The Cuban government has accused America of supporting the illicit Wi-Fi networks which are proliferating in the country, despite Americans also preventing proper internet access reaching the island.
The official government mouthpiece, Granma*, translated by the AFP, reports the arrest of several unnamed individuals who have apparently been installing wireless networks without legal authorisation. The paper also accuses the United States of funding the installations, and providing the equipment too.
Internet access is tightly controlled in Cuba, not least 'cos the ongoing US embargo prevents the country tapping into the undersea cables which snake past the island. Satellite access is getting cheaper, but is still restricted, and controlled, by the government, so locals often resort to illicit installations which are advertised freely to their relatives in Florida.
Granma reckons it has exposed CIA funding of satellite installations, reporting that the dishes are disguised as surf boards and that the CIA has also provided Wi-Fi hotspots so connections can be shared with the neighbours.
Image from a "recreation" of a CIA operation staged by Grana
The government view, espoused by the paper, is that "Establishing illegal networks in Cuba is an attempt to form a parallel communications system on the margin of national institutions and authorities in order to incite people to rebel", though it also argues that illicit users just trying to dodge the internet access tax which the government likens to our own TV licensing scheme: "some countries charge for the television service that is offered free of charge to our people ... Here, it is a regulation that all satellite services must have a license," says the director of Cuba's Control and Supervision Agency.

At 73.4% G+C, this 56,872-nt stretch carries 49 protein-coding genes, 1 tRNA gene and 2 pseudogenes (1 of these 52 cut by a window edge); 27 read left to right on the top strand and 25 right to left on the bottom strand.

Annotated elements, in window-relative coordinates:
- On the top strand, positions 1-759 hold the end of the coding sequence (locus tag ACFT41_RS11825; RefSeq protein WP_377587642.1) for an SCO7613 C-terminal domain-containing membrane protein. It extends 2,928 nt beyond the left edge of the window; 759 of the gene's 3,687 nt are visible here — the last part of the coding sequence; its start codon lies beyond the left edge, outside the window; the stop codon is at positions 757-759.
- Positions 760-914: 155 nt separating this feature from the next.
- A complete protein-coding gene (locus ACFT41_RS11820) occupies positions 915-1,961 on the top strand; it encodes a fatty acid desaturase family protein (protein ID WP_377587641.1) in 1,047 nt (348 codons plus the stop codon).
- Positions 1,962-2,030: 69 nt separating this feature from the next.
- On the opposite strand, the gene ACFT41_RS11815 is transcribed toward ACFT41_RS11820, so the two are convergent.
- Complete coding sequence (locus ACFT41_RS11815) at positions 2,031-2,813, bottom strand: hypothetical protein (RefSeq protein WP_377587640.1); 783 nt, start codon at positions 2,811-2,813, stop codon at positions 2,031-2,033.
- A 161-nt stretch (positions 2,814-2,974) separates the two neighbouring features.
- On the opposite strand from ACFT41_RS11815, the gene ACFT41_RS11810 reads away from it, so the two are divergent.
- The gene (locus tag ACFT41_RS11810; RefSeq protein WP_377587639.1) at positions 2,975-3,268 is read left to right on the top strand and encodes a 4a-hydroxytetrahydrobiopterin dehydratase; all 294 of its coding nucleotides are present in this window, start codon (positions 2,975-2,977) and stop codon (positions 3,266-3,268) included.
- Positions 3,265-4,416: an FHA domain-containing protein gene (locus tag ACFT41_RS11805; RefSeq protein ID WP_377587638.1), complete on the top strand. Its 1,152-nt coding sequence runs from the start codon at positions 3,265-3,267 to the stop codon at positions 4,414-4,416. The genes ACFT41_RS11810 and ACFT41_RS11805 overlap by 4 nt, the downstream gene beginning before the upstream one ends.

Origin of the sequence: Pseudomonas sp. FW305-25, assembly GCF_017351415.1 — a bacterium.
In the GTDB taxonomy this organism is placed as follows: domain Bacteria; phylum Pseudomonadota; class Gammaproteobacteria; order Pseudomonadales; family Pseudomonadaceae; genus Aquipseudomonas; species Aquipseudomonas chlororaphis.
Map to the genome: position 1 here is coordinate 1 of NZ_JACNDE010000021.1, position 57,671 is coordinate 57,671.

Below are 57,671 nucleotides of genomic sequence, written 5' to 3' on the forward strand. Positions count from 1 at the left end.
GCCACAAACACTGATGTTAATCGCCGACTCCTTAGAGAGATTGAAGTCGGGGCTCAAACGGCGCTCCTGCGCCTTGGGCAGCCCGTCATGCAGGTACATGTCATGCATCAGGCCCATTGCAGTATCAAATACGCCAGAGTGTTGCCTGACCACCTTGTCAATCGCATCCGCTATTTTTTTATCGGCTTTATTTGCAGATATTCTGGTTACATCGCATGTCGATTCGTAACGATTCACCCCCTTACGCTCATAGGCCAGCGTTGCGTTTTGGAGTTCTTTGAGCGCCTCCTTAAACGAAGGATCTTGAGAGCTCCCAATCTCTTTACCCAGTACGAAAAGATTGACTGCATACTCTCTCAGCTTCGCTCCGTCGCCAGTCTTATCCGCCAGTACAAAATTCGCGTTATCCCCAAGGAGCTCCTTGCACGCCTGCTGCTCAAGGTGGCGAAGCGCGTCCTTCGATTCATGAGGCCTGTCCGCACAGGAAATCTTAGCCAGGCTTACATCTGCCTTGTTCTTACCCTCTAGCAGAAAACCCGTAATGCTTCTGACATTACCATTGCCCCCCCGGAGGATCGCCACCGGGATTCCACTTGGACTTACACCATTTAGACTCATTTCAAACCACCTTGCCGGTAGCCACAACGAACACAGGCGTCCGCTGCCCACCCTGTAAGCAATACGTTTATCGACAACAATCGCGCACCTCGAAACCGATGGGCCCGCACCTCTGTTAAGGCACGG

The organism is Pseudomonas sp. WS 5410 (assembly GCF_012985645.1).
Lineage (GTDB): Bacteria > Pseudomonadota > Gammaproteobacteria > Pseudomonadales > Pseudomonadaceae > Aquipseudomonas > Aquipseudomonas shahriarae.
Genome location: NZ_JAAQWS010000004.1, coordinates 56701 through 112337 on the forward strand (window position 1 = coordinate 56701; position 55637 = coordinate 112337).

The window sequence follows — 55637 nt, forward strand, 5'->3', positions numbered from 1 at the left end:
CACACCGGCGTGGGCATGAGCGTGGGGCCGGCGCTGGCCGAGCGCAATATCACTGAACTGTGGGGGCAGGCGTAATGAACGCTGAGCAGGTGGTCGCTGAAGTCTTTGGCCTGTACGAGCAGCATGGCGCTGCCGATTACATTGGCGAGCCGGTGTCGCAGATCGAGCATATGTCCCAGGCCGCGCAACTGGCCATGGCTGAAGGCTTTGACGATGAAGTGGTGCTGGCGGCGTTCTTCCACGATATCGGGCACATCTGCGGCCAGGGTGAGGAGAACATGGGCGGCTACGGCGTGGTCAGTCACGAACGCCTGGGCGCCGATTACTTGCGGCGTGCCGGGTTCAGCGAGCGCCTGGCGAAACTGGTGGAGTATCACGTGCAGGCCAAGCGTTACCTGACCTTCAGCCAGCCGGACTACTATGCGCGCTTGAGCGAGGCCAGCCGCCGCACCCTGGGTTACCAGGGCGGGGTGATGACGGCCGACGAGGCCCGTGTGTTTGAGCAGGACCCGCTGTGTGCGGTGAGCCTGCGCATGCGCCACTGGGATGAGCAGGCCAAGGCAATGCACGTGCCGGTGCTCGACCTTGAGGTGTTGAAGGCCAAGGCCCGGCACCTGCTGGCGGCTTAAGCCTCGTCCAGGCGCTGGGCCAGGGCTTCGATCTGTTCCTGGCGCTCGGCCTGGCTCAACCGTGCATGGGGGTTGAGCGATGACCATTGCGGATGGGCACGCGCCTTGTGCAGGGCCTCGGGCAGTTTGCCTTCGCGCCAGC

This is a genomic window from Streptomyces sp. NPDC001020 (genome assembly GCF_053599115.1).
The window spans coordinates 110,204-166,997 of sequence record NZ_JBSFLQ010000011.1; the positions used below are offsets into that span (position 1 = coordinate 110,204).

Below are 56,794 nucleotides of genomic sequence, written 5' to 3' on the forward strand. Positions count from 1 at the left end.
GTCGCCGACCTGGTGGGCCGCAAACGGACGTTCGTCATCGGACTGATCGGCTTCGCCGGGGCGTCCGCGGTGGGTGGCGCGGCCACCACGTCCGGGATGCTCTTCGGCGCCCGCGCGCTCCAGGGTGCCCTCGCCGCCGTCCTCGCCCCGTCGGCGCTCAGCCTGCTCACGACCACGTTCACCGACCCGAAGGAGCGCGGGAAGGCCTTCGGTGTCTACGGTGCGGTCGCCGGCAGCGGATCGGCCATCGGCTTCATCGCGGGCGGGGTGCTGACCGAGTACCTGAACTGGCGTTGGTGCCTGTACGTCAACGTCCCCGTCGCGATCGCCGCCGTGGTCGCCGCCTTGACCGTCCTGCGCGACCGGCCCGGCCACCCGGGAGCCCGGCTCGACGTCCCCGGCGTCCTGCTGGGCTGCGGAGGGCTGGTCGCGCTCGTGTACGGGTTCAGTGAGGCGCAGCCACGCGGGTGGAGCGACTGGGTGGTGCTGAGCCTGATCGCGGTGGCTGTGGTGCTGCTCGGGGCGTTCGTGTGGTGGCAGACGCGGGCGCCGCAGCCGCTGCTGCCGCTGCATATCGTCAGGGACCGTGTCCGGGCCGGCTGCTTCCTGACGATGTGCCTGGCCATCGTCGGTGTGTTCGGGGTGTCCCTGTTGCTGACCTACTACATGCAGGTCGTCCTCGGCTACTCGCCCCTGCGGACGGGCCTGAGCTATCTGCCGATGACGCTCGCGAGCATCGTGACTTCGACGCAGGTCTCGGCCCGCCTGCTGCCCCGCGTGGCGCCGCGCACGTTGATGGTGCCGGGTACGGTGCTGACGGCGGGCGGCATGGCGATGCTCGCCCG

The US government is not adverse to seeding a little discontent, and there are certainly plenty of people in Florida who'd chip in a few quid to upset the Cuban government. But if it's true then there's a wonderful irony in American's spending money imposing a trade ban which prevents Cuba from getting decent internet access, while at the same time subsidising satellite access for individual Cubans.
Perhaps the CIA is hoping that the inevitable latency inherent in satellite access will drive the Cubans to democracy. ®
The paper also contains the weekly column "Reflections of Fidel", as well as a handy TV guide.